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Targeted genome regulation via synthetic programmable transcriptional regulators.

Authors
  • Piatek, Agnieszka1
  • Mahfouz, Magdy M1
  • 1 a Laboratory for Genome Engineering, Center for Desert Agriculture and Division of Biological and Environmental Sciences and Engineering , King Abdullah University of Science and Technology , Thuwal , Jeddah , Saudi Arabia.
Type
Published Article
Journal
Critical reviews in biotechnology
Publication Date
June 2017
Volume
37
Issue
4
Pages
429–440
Identifiers
DOI: 10.3109/07388551.2016.1165180
PMID: 27093352
Source
Medline
Keywords
License
Unknown

Abstract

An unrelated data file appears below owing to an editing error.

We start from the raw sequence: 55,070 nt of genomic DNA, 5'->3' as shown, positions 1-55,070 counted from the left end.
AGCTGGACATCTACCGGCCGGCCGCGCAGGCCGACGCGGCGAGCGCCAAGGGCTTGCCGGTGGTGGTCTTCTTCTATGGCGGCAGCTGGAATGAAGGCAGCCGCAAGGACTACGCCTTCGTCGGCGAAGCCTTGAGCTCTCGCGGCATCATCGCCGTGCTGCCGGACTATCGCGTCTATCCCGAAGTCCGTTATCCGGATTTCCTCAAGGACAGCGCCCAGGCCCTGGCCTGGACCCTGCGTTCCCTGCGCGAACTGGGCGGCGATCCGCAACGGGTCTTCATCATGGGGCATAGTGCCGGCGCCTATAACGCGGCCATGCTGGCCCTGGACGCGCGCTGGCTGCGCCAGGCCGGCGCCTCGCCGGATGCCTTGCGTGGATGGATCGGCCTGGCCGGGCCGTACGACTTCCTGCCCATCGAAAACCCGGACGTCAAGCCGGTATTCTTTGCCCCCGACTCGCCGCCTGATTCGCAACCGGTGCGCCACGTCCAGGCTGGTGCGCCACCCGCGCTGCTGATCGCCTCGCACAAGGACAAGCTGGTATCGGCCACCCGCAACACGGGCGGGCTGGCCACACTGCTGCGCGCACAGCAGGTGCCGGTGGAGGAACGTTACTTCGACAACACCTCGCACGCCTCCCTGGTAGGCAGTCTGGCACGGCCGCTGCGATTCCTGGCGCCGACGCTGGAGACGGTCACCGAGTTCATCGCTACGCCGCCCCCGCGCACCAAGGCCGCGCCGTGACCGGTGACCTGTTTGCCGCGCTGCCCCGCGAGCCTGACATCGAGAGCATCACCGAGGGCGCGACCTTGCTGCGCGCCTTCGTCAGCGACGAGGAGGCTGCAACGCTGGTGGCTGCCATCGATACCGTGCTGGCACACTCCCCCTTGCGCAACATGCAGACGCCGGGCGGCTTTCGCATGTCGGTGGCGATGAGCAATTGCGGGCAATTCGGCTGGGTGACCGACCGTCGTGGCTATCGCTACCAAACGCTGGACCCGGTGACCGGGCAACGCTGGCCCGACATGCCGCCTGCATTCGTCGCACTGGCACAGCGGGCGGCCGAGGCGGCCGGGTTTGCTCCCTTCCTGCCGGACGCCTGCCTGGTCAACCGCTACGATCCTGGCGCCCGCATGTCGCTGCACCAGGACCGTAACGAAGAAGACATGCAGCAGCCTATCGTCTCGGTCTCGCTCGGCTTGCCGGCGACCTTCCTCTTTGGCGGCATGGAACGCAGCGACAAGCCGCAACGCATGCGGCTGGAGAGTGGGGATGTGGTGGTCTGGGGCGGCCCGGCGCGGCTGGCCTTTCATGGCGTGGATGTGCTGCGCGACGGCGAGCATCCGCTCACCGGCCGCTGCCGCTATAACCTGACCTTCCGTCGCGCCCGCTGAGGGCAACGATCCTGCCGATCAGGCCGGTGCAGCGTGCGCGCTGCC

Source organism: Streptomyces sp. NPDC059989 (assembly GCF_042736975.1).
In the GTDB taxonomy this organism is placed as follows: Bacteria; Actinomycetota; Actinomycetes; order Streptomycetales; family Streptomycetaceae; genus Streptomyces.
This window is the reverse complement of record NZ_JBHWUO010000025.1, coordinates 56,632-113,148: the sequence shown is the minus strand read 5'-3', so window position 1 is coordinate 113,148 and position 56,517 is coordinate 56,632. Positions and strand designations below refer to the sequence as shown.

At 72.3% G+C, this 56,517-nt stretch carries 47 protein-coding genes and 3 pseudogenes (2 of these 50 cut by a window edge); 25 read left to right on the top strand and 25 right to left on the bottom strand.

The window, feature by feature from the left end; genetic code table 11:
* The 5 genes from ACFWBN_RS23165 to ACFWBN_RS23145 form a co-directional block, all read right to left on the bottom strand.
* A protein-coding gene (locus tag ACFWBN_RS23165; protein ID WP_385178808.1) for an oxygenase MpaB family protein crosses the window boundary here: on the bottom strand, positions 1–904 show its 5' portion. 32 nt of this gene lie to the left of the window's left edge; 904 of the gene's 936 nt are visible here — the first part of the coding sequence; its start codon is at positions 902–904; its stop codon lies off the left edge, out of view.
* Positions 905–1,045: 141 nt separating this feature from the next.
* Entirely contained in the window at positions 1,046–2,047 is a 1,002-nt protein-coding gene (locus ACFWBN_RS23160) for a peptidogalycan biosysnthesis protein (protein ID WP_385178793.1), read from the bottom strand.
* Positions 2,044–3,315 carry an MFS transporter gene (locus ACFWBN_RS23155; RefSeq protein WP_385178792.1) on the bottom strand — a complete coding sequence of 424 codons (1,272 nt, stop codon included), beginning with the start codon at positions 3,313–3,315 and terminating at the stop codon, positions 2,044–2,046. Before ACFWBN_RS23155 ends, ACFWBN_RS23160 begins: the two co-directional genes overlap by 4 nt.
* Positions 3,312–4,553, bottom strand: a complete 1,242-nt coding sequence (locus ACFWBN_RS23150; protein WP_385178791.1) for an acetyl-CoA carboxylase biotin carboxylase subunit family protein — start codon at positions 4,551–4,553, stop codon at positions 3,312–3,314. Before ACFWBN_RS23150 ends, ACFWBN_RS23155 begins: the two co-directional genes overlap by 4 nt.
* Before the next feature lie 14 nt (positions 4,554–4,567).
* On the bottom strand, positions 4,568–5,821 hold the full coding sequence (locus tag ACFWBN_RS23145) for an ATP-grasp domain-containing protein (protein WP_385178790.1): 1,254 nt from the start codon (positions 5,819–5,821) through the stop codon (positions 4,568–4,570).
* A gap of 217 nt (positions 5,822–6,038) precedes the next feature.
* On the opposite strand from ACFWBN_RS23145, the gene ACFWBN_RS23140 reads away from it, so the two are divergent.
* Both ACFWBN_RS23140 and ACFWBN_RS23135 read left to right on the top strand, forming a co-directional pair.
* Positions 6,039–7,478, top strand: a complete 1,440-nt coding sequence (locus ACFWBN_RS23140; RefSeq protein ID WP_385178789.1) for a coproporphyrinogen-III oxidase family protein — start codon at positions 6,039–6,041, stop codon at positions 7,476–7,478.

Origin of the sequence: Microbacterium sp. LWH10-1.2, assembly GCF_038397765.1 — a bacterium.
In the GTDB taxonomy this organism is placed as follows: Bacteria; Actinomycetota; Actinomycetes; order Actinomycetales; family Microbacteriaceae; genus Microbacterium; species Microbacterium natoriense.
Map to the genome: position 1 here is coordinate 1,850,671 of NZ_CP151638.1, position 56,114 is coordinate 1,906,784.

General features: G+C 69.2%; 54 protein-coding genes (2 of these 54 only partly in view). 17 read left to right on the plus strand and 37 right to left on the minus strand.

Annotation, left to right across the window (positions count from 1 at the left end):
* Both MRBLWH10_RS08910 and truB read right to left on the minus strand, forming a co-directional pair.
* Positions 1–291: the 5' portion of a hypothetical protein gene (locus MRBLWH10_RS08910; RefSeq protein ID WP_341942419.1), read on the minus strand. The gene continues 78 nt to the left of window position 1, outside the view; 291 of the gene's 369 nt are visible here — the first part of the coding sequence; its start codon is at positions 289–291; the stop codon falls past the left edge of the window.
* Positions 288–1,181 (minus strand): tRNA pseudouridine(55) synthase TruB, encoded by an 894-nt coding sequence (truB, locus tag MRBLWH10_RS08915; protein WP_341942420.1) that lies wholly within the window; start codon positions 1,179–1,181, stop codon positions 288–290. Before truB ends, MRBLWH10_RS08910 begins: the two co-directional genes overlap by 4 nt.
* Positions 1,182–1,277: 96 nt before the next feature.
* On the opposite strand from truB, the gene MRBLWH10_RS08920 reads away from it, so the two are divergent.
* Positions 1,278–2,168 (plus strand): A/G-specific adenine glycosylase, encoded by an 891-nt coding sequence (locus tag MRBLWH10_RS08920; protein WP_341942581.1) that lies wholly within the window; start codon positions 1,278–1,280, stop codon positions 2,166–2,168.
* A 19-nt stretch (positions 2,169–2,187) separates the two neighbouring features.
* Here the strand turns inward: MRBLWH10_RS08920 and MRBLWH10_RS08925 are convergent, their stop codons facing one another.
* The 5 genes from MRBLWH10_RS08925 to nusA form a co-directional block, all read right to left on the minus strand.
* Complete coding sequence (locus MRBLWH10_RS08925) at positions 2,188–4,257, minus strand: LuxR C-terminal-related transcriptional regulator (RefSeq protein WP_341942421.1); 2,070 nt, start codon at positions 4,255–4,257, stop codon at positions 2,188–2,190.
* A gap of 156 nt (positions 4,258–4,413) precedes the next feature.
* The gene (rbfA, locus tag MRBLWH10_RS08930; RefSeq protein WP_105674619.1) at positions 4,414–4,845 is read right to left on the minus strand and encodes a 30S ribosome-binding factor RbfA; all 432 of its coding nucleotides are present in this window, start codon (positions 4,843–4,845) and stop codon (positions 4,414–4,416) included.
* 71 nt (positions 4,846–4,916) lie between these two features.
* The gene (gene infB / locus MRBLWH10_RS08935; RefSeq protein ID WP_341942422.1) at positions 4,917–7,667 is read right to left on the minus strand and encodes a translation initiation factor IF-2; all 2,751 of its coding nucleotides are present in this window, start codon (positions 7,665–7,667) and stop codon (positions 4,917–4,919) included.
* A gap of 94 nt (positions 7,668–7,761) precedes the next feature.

Regulation of gene transcription controls cellular functions and coordinates responses to developmental, physiological and environmental cues. Precise and efficient molecular tools are needed to characterize the functions of single and multiple genes in linear and interacting pathways in a native context. Modular DNA-binding domains from zinc fingers (ZFs) and transcriptional activator-like proteins (TALE) are amenable to bioengineering to bind DNA target sequences of interest. As a result, ZF and TALE proteins were used to develop synthetic programmable transcription factors. However, these systems are limited by the requirement to re-engineer proteins for each new target sequence. The clustered regularly interspaced palindromic repeats (CRISPR)/CRISPR associated 9 (Cas9) genome editing tool was recently repurposed for targeted transcriptional regulation by inactivation of the nuclease activity of Cas9. Due to the facile engineering, simplicity, precision and amenability to library construction, the CRISPR/Cas9 system is poised to revolutionize the functional genomics field across diverse eukaryotic species. In this review, we discuss the development of synthetic customizable transcriptional regulators and provide insights into their current and potential applications, with special emphasis on plant systems, in characterization of gene functions, elucidation of molecular mechanisms and their biotechnological applications.

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